Now to him who is able to do immeasurably more than all we ask or imagine, according to his power that is at work within us, to him be glory in the church and in Christ Jesus throughout all generations, for ever and ever! Amen (Ephesians 3:20-21, NIV).
Welcome to the post-church age. Perhaps you have noticedthat the influence of Christianity in the United States is waning, as evidenced in the declining rates of church attendance, religious affiliation, belief in God, prayer and Bible-reading, and knowledge. It would be worrisome not to know any of this because this has been our reality for decades now—and also, you happen to be at a conference seeking to address this phenomenon. Post-church America continues to slowly diminish the role of Christianity in public life with the church no longer functioning with the cultural authority it held in the past.1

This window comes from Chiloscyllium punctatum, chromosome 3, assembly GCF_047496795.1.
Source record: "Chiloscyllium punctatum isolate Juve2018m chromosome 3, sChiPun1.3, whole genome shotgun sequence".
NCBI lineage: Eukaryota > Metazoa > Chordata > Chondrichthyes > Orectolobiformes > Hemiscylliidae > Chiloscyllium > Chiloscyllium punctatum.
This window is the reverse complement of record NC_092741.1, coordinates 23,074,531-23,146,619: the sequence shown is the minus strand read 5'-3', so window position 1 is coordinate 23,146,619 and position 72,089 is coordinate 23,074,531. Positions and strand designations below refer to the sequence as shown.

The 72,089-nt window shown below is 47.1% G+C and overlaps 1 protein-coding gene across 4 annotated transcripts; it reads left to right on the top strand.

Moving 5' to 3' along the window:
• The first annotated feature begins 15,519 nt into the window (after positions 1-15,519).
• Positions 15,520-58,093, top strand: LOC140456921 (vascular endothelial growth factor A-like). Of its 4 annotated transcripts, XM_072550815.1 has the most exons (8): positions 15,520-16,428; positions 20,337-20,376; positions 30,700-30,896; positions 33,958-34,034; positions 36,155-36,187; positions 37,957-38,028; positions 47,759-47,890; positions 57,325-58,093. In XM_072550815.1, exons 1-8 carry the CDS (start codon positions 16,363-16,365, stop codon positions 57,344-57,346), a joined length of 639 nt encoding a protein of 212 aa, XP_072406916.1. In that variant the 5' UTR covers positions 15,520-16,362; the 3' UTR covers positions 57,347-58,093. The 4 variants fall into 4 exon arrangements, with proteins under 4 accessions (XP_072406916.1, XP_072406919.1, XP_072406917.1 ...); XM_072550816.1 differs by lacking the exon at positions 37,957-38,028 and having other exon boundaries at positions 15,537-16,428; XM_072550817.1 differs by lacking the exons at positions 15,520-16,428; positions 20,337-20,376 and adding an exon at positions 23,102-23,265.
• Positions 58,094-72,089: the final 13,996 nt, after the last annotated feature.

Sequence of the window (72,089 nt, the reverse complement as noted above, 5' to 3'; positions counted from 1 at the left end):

The Barna Group identifies post-Christians as individuals with nine or more of the following factors: do not believe in God; identify as atheist or agnostic; disagree that faith is important in their lives; have not prayed to God (in the last week); have never made a commitment to Jesus; have not donated money to a church in the last year; have not attended a Christian church in the last six months; agree that Jesus committed sins; do not feel a responsibility to “share their faith;” have not read the Bible in the last week; have not volunteered at church in the last week; have not attended Sunday school in the last week; have not attended religious small group in the last week; disagree strongly or somewhat, that the Bible is accurate; and are not “born again.”2Pew Research informs us that post-Christians are increasingly becoming “nones”—people who claim to have no religious affiliation at all.3“Nones” are on the rise and include almost one in four of all Americans and about a third of all millennial Americans—a group that is collectively disassociating with all segments of the church.4In this post-church age, this rising group of post-Christians are not simply acquaintances or anonymously online; they are instead our family and friends, our neighbors, and congregants. They are our daughters and sons.